It will be interesting to see how this situation plays out. Stay tuned.

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Monegan for Mayor

There have been many firsts for me in the past six months. It was the first time I’ve ever truly cared about politics. The first time I’ve attended a political rally (actually, four!). The first time I’ve donated to a candidate. And now, the first time I’ve gotten a hand-signed thank you note from a politician. On Monday, I received a thank you note from none other than Walt Monegan himself. I decided to donate to his cause as soon as I found out that he had a PayPal account. Coincidentally, I wound up meeting him only days after that, at my friend SMR’s house. She held an open house for him, and I decided to go, even though I was very nervous. Truth be told, I got lost on the way over there, and Walt himself had to “talk me in” (those were his words, not mine) over the cell phone. That’s right, he gave me his personal cell phone number.

Walt Monegan is a kind-hearted, gentle soul who sincerely cares about his fellow human beings. I think he would make a great mayor or even a great Governor (wink wink, nudge nudge). If you are interested in donating to the Walt Monegan for Mayor fund, click here. If not, that’s okay too.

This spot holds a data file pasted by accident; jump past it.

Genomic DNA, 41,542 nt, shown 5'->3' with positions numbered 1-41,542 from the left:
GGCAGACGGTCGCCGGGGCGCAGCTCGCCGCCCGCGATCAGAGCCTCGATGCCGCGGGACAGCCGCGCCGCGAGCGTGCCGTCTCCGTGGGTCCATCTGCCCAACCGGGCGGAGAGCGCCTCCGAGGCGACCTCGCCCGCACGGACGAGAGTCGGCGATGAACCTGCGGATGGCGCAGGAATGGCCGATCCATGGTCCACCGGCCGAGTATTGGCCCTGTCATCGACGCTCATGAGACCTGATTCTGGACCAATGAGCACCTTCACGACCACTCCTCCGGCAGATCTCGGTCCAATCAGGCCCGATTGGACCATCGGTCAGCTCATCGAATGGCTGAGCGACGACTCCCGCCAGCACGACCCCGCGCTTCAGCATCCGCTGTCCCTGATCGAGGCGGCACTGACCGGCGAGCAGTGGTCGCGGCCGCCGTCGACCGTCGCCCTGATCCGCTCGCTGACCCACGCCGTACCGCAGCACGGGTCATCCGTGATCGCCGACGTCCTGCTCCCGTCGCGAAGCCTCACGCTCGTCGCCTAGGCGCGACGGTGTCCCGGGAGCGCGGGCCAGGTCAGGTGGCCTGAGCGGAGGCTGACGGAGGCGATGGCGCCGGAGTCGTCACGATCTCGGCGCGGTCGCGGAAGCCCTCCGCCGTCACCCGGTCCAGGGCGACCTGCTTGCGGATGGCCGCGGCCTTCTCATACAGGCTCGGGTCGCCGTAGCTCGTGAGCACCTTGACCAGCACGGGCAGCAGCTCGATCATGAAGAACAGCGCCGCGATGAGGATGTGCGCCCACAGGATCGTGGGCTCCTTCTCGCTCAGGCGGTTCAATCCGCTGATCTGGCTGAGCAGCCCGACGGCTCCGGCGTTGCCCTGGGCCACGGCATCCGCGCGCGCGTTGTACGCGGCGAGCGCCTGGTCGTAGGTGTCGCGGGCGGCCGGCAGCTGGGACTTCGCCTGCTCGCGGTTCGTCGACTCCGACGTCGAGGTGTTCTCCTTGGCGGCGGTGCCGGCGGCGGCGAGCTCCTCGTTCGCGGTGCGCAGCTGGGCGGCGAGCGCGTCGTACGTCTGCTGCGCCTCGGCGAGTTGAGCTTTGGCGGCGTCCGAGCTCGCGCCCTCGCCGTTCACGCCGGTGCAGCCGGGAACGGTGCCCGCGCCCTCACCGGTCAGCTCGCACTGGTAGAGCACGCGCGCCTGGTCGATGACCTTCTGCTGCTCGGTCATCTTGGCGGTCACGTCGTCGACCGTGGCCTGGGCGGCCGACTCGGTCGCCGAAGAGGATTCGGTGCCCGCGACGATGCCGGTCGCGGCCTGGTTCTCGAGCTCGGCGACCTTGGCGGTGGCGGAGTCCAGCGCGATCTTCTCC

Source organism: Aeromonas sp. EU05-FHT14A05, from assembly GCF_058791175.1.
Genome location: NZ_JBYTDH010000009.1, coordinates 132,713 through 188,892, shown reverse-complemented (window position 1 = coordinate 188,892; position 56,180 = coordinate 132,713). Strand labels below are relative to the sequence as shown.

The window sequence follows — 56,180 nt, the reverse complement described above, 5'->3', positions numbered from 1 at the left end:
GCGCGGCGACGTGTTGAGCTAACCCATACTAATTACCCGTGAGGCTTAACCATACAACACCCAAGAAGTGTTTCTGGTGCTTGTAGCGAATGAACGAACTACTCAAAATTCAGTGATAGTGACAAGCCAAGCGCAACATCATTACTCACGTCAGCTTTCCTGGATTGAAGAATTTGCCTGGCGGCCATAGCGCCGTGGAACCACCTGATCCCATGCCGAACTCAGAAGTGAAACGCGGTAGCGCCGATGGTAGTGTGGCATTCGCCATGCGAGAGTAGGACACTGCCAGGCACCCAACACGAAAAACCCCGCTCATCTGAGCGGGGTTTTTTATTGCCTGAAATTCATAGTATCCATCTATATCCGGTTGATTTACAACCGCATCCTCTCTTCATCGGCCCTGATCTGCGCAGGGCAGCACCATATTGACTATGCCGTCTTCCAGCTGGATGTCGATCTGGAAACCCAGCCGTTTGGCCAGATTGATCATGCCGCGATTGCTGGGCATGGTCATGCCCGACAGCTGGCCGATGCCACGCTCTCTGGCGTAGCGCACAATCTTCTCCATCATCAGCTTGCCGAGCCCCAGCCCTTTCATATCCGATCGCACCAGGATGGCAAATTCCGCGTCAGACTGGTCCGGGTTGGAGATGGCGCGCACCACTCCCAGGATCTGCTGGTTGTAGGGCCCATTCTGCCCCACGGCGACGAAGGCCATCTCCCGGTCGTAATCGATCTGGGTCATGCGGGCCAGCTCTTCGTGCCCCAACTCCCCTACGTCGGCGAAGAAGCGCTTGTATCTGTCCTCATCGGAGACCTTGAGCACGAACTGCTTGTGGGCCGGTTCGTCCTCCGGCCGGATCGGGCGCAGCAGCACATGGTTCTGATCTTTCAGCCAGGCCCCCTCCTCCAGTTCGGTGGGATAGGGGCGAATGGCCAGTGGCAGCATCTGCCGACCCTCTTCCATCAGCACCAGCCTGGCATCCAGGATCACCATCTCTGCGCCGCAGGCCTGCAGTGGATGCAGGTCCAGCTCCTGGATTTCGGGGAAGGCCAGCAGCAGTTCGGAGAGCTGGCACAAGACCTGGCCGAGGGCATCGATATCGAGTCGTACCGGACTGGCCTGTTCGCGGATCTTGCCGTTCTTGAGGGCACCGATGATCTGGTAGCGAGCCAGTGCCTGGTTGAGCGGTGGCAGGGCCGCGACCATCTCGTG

And for those of you interested in what the note said, here ya go:

Dear Erin,
Thank you for your contribution. I must confess that I felt more than a little self-conscious in asking anyone for money until someone wiser than I sat down to explain what it really means.

Money isn’t an end, but a means; it buys commodities, provides some sense of security, and is the vehicle used to reach dreams.

Your contribution will buy signs and ads, help me speak to a safer community, and move us all toward a brighter future.

Thank you!

Walt Monegan

(This is the handwritten part.)
Erin- a helping hand along an uncertain journey is always appreciated…
Thank you!